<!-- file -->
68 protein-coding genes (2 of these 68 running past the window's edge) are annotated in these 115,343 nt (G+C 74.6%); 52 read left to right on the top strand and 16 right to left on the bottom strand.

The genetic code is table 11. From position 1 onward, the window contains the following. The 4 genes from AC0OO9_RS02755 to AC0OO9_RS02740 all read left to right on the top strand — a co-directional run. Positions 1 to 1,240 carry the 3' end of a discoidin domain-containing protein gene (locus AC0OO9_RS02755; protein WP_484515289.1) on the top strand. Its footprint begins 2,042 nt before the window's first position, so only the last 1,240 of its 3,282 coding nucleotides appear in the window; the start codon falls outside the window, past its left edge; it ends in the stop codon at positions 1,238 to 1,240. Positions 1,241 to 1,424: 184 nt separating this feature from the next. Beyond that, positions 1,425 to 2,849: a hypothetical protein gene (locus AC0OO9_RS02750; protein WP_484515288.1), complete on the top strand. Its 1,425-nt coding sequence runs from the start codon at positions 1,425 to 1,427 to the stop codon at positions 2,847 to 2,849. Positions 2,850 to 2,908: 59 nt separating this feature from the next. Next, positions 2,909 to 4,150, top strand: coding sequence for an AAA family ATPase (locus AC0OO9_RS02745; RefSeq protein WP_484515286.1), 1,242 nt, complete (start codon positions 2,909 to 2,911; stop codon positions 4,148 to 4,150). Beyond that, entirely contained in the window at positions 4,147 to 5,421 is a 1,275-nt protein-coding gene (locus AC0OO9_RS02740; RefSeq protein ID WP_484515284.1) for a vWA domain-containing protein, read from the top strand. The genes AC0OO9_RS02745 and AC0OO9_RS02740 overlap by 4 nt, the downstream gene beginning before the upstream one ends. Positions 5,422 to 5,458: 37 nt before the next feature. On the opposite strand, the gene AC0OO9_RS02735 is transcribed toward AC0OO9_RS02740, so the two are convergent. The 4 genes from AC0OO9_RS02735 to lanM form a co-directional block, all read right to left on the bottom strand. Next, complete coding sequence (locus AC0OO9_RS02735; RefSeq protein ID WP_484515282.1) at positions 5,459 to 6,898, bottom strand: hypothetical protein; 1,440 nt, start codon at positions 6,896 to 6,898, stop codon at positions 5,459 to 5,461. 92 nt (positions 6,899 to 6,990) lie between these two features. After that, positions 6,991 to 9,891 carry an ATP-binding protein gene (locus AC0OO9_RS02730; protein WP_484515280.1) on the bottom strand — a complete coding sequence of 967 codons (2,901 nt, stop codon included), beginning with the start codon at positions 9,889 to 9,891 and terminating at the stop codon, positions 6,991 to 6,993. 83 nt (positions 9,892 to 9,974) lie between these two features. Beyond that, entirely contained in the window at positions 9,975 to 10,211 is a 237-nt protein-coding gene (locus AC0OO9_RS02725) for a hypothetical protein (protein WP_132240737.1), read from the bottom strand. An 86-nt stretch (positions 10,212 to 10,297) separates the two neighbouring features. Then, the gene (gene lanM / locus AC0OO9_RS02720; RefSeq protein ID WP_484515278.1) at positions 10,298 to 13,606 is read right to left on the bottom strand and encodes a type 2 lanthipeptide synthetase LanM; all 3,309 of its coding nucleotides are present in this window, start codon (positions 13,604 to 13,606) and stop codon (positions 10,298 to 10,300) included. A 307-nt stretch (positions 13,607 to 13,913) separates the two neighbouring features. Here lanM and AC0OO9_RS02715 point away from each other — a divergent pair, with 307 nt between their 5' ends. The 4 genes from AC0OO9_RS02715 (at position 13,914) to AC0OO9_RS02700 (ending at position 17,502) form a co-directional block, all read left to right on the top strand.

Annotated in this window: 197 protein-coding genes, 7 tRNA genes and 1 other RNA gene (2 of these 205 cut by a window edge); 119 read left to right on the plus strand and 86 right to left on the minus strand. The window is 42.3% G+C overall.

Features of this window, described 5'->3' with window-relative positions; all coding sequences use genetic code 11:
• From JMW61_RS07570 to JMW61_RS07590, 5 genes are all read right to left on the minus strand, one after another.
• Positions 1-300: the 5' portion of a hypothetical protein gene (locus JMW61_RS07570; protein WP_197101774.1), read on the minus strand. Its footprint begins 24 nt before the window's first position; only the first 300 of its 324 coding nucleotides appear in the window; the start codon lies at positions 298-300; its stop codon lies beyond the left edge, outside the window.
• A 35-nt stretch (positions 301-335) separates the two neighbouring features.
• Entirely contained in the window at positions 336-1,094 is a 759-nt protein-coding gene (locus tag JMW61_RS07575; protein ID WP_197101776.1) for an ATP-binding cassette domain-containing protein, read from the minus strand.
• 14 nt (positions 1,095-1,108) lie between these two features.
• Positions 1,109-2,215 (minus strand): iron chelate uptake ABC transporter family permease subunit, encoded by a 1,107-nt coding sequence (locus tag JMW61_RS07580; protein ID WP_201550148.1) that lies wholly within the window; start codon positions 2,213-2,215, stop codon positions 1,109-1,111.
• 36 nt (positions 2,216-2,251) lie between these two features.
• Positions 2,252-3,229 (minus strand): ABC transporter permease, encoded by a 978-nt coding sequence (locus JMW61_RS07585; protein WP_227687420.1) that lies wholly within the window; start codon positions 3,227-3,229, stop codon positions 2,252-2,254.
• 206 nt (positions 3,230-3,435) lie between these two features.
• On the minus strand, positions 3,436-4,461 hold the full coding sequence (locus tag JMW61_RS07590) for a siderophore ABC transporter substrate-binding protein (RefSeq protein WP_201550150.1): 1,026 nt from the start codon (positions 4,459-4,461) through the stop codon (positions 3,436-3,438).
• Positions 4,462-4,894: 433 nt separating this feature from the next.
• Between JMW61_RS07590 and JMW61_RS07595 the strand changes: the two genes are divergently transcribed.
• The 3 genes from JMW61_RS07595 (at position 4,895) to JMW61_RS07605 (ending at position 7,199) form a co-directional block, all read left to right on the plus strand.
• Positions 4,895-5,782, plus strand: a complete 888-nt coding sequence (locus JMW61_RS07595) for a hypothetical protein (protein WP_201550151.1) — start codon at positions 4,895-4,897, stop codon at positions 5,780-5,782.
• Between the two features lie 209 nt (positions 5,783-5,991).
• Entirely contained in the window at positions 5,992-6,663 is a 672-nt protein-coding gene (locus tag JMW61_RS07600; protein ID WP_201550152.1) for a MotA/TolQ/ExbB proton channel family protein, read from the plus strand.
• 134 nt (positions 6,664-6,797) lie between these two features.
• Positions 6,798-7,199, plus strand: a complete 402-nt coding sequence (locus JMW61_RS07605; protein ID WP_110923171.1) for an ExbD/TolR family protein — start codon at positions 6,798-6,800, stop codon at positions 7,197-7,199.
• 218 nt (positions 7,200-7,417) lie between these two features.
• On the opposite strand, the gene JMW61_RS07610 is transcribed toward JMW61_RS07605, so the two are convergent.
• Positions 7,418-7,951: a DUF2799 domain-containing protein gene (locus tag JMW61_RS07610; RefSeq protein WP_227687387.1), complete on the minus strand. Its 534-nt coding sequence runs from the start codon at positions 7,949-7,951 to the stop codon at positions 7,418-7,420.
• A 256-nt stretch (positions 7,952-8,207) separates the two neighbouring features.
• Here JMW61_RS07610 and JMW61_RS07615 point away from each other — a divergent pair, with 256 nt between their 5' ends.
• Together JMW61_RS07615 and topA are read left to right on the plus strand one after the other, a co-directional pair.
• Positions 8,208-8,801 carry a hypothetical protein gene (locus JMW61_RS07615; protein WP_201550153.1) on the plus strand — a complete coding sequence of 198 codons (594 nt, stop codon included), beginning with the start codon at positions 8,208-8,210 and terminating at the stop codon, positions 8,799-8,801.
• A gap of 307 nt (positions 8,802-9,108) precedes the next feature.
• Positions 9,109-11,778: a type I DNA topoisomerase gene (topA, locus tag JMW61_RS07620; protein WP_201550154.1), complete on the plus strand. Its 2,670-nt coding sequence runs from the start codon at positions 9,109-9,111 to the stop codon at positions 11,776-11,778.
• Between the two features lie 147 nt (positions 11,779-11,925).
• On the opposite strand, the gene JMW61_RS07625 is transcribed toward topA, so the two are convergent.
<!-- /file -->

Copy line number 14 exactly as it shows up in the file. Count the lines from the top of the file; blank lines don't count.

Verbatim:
• On the minus strand, positions 3,436-4,461 hold the full coding sequence (locus tag JMW61_RS07590) for a siderophore ABC transporter substrate-binding protein (RefSeq protein WP_201550150.1): 1,026 nt from the start codon (positions 4,459-4,461) through the stop codon (positions 3,436-3,438).